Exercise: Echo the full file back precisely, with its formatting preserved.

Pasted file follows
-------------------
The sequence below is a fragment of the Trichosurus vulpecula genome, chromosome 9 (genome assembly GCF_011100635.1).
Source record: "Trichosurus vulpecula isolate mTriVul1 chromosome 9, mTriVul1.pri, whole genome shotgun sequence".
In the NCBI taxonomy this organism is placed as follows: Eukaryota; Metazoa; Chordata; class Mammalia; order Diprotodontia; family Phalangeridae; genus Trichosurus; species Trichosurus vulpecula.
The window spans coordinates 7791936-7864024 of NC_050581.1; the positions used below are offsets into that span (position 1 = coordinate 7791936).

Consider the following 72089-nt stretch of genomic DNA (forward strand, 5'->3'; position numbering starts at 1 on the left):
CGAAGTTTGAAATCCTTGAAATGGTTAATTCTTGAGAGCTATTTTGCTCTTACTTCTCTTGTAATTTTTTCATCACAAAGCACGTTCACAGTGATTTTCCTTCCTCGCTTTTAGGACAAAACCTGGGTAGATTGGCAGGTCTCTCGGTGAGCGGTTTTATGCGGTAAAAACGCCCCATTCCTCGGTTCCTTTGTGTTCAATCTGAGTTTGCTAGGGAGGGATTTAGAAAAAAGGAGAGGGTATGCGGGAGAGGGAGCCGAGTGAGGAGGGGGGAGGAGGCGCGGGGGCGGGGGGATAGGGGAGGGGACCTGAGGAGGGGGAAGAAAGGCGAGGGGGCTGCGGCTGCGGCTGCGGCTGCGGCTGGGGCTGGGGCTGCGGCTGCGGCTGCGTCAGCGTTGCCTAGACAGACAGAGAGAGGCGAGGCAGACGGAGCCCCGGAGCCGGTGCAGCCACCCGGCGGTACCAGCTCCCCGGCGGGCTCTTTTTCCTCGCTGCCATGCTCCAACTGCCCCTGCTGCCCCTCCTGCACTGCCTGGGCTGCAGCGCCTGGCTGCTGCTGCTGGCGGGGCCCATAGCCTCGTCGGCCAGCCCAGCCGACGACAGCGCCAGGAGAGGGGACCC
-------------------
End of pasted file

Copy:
The sequence below is a fragment of the Trichosurus vulpecula genome, chromosome 9 (genome assembly GCF_011100635.1).
Source record: "Trichosurus vulpecula isolate mTriVul1 chromosome 9, mTriVul1.pri, whole genome shotgun sequence".
In the NCBI taxonomy this organism is placed as follows: Eukaryota; Metazoa; Chordata; class Mammalia; order Diprotodontia; family Phalangeridae; genus Trichosurus; species Trichosurus vulpecula.
The window spans coordinates 7791936-7864024 of NC_050581.1; the positions used below are offsets into that span (position 1 = coordinate 7791936).

Consider the following 72089-nt stretch of genomic DNA (forward strand, 5'->3'; position numbering starts at 1 on the left):
CGAAGTTTGAAATCCTTGAAATGGTTAATTCTTGAGAGCTATTTTGCTCTTACTTCTCTTGTAATTTTTTCATCACAAAGCACGTTCACAGTGATTTTCCTTCCTCGCTTTTAGGACAAAACCTGGGTAGATTGGCAGGTCTCTCGGTGAGCGGTTTTATGCGGTAAAAACGCCCCATTCCTCGGTTCCTTTGTGTTCAATCTGAGTTTGCTAGGGAGGGATTTAGAAAAAAGGAGAGGGTATGCGGGAGAGGGAGCCGAGTGAGGAGGGGGGAGGAGGCGCGGGGGCGGGGGGATAGGGGAGGGGACCTGAGGAGGGGGAAGAAAGGCGAGGGGGCTGCGGCTGCGGCTGCGGCTGCGGCTGGGGCTGGGGCTGCGGCTGCGGCTGCGTCAGCGTTGCCTAGACAGACAGAGAGAGGCGAGGCAGACGGAGCCCCGGAGCCGGTGCAGCCACCCGGCGGTACCAGCTCCCCGGCGGGCTCTTTTTCCTCGCTGCCATGCTCCAACTGCCCCTGCTGCCCCTCCTGCACTGCCTGGGCTGCAGCGCCTGGCTGCTGCTGCTGGCGGGGCCCATAGCCTCGTCGGCCAGCCCAGCCGACGACAGCGCCAGGAGAGGGGACCC